Last month on HCLDR we discussed the ideal patient discharge experience (patient separation for those in the EU and Australia). It got me thinking about another aspect of the patient journey that does not get attention – patient transfers and transitions between healthcare organizations.
Last week at the annual HIMSS Conference (HIMSS23) I had the chance to talk about patient transfers with several attendees and the general consensus was that we should be doing more because (a) it’s an unsafe process; (b) it’s an inefficient process; (c) it’s a manual process; and (d) it’s 2023.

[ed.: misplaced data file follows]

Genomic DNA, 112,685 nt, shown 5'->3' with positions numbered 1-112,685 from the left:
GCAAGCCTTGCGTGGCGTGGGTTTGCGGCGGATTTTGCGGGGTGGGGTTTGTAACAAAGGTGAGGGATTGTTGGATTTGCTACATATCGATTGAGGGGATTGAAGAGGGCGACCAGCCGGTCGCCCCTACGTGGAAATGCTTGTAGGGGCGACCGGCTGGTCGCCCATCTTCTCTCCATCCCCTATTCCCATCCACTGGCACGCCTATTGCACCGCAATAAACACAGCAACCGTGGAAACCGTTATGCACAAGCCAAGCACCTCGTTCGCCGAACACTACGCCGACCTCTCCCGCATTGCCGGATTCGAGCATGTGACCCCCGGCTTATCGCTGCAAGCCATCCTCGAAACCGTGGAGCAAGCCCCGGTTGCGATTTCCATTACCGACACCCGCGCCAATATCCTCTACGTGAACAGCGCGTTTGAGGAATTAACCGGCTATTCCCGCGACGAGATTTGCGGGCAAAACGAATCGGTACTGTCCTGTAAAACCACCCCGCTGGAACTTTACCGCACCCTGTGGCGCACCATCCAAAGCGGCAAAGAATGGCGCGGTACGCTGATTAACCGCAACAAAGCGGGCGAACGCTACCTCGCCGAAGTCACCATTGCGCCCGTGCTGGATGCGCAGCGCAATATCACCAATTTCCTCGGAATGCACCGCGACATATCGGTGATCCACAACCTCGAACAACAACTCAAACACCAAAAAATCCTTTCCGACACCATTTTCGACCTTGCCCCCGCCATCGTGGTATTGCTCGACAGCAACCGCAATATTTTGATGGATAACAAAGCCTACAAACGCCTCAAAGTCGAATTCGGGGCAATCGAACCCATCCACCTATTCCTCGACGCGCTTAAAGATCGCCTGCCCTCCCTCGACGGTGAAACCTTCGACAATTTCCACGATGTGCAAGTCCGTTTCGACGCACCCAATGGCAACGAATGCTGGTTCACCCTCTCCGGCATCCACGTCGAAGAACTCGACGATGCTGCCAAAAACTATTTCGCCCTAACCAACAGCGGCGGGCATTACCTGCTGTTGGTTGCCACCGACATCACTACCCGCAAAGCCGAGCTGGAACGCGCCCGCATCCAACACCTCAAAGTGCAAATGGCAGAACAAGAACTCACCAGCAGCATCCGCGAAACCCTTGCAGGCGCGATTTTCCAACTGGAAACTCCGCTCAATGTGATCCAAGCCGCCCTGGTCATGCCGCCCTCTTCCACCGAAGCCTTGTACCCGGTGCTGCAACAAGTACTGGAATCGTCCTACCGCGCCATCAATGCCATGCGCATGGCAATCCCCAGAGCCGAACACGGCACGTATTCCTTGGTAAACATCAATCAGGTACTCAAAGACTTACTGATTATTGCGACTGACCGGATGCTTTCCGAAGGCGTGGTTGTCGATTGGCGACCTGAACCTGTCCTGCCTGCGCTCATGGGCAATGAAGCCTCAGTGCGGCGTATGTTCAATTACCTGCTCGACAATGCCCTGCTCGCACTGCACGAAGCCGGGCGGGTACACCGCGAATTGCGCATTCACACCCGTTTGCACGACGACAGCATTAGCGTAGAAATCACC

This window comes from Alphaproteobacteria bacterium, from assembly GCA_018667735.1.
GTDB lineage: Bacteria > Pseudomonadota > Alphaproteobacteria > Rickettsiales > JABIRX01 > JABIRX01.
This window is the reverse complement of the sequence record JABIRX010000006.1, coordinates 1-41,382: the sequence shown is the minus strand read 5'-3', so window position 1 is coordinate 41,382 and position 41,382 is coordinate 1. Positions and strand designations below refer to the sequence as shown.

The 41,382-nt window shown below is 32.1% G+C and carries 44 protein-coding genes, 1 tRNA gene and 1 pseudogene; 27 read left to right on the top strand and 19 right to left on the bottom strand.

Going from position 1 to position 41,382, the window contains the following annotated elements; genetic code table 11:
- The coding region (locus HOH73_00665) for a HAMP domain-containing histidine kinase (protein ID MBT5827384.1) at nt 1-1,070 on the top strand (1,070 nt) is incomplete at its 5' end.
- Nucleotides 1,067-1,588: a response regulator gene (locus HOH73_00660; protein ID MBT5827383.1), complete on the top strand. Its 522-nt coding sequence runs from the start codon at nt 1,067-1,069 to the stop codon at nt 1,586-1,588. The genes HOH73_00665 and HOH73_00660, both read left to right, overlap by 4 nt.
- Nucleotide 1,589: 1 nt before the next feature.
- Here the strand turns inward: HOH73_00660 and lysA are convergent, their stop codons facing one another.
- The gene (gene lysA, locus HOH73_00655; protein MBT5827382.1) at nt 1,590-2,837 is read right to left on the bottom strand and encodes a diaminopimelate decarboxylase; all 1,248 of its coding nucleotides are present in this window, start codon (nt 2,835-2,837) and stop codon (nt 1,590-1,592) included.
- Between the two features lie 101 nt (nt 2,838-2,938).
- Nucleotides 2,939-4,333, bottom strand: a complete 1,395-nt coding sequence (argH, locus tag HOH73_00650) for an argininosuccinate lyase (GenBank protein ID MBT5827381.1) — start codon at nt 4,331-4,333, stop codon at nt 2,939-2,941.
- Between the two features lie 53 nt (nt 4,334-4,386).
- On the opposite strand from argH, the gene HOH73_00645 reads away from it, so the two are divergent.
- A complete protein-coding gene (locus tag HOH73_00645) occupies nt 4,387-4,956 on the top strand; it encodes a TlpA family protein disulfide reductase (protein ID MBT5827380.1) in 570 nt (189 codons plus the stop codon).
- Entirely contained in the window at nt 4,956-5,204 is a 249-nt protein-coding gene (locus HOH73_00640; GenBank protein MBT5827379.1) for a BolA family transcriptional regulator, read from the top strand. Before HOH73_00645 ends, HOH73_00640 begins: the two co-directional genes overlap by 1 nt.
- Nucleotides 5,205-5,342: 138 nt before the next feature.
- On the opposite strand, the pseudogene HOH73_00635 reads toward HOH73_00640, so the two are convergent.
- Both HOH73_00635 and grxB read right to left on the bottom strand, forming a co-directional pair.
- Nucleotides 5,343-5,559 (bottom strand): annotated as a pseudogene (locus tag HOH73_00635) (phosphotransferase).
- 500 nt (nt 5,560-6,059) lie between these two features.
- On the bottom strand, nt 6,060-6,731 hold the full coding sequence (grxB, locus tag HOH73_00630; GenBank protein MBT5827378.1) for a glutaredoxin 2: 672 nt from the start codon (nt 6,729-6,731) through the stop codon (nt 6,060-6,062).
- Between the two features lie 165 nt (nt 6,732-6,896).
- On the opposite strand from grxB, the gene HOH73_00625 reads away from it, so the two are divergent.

This week on the HCLDR tweetchat, I would love to hear from the community on what a good patient transfer look like. Join the discussion on Tuesday April 25th at 8:30pm ET (for your local time click here):
- Q1 Share your good or bad patient transfer experience. What did or didn’t work well?
- Q2 What does your ideal patient transfer look like?
- Q3 What technology, if any, would you like to see used in the patient transfer process?
- Q4 In your opinion, who should ultimately be responsible for the patient transfer? The organization the patient is transferring from? To? The Patient? A 3rd party?
Transitional Care is Important
What is transitional care or the transition of patients from one healthcare setting to another? The best definition I have seen comes from a 2008 article by Naylor and Keating: